What is a PPO?
Picking a health plan can be tricky enough without deciphering acronyms. If you’re not sure what to make of a PPO versus an HMO or any of the other things you may come across while shopping for a plan, know it’s all simpler than it may seem.
A PPO, or Preferred Provider Organization, refers to a health insurance plan that allows its members to have greater flexibility in choosing their doctors. It has an established network of providers who contract with that specific health plan, and these health care providers are known as being in-network. PPO members are able to see in-network providers for far less than they can see those who are out-of-network. Unlike an HMO (Health Maintenance Organization), a PPO will still partially cover costs associated with out-of-network care, but you’ll pay more than you would with in-network care. A PPO network of doctors is typically larger than an HMO network, but you’ll have to check with the insurance company offering the plan to see the size difference.
You can see health plans and prices by entering your zip code below.
How does a PPO provider network work?
A PPO provider network is typically quite big, giving those who select these kinds of health plans the most flexibility in terms of accessing care. But because these plans provide some coverage for out-of-network providers, even if you see someone who is not contracted with your health plan — or need to see a doctor while traveling out-of-state — you’ll still have some coverage for this care.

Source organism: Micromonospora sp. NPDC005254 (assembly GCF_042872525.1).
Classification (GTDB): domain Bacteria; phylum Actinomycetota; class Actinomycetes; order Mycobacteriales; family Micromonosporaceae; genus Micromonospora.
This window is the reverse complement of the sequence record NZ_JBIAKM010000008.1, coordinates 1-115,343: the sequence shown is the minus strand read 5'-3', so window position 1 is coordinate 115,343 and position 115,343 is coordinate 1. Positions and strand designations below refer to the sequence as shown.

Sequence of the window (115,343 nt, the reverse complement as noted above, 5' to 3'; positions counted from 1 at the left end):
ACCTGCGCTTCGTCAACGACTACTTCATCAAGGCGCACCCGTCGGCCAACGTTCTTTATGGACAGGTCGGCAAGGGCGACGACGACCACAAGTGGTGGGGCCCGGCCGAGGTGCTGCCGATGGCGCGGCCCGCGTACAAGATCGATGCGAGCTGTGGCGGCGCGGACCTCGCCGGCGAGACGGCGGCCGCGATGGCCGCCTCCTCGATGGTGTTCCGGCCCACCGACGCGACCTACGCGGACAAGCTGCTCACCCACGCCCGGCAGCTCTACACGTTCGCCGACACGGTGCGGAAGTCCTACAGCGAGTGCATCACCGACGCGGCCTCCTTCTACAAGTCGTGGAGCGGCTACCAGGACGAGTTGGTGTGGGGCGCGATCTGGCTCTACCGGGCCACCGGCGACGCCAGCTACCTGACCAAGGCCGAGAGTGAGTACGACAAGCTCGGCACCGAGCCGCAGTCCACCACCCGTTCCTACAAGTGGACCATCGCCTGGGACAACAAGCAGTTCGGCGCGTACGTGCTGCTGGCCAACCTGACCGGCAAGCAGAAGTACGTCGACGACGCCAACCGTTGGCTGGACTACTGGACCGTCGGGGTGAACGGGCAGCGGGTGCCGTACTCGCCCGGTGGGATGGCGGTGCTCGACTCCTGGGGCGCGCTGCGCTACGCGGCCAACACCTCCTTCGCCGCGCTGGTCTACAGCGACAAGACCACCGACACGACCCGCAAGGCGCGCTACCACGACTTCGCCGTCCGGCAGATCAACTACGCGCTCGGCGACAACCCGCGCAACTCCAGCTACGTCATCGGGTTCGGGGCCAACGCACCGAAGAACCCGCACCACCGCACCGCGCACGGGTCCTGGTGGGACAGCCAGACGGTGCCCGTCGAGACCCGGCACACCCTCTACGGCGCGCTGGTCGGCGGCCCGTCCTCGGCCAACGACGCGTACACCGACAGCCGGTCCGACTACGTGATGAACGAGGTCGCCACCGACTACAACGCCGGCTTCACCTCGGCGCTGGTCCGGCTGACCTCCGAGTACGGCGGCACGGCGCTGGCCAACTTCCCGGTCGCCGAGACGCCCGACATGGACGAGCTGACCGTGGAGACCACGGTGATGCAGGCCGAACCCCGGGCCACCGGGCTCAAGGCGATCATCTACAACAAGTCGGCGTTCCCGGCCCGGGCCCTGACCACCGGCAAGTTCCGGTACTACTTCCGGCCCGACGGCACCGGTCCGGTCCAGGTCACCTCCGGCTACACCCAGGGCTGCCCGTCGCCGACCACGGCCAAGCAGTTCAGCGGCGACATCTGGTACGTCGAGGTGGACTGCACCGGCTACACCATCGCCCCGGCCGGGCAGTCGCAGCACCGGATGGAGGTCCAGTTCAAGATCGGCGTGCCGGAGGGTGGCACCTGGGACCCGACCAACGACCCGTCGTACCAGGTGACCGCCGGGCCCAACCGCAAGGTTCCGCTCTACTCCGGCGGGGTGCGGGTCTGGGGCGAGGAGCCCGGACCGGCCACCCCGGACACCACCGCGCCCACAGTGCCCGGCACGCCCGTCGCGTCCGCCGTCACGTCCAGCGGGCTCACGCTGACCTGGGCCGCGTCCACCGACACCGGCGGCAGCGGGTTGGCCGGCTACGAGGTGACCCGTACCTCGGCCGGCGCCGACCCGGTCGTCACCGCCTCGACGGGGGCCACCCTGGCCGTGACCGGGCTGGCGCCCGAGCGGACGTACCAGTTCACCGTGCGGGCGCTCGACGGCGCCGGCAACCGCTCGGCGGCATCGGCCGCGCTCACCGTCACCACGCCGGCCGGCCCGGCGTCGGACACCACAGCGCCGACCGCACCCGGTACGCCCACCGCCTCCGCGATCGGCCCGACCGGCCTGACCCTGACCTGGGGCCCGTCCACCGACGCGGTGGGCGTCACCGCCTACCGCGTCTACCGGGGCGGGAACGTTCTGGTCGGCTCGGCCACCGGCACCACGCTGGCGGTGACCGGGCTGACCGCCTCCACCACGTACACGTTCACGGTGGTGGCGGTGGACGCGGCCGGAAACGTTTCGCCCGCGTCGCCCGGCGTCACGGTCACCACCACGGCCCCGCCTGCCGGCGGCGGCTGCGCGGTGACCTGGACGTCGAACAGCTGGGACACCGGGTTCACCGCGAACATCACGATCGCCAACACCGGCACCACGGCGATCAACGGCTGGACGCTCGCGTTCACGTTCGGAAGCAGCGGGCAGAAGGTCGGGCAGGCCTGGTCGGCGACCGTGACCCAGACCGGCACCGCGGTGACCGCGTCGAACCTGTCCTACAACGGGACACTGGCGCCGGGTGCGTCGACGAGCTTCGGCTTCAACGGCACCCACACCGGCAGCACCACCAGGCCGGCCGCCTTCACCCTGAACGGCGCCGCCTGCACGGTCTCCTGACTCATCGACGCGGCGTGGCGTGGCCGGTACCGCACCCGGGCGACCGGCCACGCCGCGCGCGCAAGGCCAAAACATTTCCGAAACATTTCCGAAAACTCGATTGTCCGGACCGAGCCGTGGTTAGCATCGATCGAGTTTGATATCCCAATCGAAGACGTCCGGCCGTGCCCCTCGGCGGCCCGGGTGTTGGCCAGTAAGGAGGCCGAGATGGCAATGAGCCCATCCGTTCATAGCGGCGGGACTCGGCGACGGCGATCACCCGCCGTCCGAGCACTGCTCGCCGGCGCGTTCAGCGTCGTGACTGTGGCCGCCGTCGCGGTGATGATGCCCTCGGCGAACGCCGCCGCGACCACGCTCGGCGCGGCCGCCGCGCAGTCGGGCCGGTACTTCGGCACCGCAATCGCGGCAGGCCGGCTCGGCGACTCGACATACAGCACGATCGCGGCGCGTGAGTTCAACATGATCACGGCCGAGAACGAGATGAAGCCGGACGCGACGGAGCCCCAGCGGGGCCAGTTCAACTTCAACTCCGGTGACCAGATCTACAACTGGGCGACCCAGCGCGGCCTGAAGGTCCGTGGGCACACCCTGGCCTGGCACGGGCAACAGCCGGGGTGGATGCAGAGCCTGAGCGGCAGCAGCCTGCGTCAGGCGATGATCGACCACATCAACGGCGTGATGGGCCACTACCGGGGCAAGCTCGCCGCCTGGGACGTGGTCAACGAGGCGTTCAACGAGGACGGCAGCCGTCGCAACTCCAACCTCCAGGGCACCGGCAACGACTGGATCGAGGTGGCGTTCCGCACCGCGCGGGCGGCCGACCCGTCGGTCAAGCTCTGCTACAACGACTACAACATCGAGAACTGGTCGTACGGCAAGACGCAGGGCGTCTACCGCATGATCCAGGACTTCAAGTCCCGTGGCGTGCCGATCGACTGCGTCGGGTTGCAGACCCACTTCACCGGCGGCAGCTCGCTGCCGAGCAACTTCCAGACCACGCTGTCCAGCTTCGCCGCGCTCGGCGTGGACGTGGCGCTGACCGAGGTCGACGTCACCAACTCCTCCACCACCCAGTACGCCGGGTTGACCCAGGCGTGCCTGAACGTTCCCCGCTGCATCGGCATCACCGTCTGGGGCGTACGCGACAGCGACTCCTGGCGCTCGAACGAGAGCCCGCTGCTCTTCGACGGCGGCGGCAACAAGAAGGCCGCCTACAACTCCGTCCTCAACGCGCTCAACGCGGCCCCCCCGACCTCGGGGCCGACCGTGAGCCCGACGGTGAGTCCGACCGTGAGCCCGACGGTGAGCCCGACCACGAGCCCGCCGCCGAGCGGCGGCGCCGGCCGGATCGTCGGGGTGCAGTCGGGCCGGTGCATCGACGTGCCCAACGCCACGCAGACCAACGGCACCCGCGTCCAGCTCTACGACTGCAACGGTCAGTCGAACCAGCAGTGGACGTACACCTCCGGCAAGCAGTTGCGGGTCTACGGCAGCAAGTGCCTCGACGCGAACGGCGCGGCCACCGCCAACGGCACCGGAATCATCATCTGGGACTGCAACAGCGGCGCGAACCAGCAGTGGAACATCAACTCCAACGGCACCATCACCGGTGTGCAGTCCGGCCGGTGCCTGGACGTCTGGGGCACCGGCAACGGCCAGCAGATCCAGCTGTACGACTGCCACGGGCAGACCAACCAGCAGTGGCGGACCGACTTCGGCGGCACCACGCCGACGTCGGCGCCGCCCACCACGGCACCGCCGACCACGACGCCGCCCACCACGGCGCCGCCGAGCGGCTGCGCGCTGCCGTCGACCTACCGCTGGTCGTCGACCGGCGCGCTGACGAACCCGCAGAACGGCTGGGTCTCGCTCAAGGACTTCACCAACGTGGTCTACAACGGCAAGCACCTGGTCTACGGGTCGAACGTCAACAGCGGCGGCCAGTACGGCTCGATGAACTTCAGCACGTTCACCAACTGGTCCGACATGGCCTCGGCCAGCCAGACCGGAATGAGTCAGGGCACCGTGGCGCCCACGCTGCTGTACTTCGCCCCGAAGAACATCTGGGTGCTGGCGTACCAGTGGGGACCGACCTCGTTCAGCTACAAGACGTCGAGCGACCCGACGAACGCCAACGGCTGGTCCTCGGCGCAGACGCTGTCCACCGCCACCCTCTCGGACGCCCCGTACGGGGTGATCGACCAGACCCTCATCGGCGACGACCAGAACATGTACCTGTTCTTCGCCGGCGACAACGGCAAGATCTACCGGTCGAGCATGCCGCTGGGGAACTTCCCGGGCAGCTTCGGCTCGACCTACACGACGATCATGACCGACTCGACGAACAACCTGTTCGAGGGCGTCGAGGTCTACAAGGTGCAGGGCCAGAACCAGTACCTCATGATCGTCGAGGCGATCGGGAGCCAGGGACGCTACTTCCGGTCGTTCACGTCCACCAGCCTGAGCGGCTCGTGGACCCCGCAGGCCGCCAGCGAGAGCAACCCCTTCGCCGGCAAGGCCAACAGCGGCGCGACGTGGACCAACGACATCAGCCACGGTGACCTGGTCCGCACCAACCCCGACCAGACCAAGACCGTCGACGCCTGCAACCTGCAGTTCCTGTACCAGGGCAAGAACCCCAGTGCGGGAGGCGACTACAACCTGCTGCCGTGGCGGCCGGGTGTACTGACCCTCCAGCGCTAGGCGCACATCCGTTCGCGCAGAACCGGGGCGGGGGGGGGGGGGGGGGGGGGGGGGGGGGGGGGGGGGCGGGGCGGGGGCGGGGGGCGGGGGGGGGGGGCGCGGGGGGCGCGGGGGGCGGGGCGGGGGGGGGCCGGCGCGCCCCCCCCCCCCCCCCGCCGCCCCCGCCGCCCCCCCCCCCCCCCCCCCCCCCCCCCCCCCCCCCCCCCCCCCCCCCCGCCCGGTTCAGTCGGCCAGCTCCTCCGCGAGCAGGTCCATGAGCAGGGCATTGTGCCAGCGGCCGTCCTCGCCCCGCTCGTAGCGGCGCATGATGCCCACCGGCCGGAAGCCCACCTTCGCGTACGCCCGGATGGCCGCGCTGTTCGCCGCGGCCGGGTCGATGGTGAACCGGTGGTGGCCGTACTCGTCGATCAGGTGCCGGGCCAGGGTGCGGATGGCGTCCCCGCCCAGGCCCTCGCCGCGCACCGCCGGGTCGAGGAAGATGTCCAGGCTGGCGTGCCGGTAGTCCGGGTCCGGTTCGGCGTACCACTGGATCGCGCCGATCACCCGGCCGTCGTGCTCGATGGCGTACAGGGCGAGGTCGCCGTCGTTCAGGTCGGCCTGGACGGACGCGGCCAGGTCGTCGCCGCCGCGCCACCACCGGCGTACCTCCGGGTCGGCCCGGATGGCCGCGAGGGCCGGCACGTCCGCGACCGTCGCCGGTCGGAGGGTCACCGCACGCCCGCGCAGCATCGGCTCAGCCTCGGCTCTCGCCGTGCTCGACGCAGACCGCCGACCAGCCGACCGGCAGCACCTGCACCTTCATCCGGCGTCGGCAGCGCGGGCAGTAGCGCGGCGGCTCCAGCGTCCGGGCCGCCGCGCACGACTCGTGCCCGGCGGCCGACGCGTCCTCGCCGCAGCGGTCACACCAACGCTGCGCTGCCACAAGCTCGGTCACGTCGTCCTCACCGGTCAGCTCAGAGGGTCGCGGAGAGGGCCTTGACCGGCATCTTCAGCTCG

Do you need a Primary Care Physician to use a PPO?
There is no mandatory Primary Care Physician for a PPO plan.
Like with any health plan, it’s great to have an internal medicine doctor or general practitioner. That way, you can have an annual physical exam, which is covered with a $0 copay thanks to the Affordable Care Act. And this kind of preventative care is key to helping keep yourself healthy — and keeping your health care costs low.
Do you need referrals for specialists on a PPO?
You do not need referrals to see specialists on a PPO health plan. If there is specialist care you believe you need, you may schedule appointments at your own discretion, without first going through a PCP or any other provider.
Because of the nature of PPO health coverage, you can even see specialists that are out-of-network, though your copayment and other costs will still be higher for that care than if you opt for an in-network provider.
How do PPOs differ from HMOs?
You can check out our informative video on HMOs vs PPOs from our co-founder, Cat Perez.
HMO plans tend to have lower premiums than PPO plans, but PPO plans give you access to a larger network of doctors. HMOs typically don’t cover out-of-network medical care, whereas PPOs cover out-of-network care, although at a lower rate than they cover in-network care. If you plan on seeing out-of-network providers, your out-of-pocket costs may be lower with a PPO. But if you plan on staying in-network, an HMO may have lower premiums. You can search here to see plans and prices and find the most affordable option for you.
What are all of my health insurance options?
- Marketplace/Obamacare plan. You can enroll in a Marketplace health insurance plan, also known as Obamacare or Affordable Care Act insurance. See plans and prices here.
- Medicaid. You also may be eligible for Medicaid, depending on your income. You can see if you’re eligible and apply here.
- COBRA. If you’ve been laid off recently, you usually have the option of COBRA, where you pay the full premium of the same insurance your employer purchased for you. COBRA is typically much more expensive than Marketplace insurance, but it allows you to continue the coverage you already had. Learn more about comparing COBRA with Obamacare health insurance.
- Medicare. Once you turn 65, you’re eligible for Medicare. Call us to enroll at (855) 677-3060.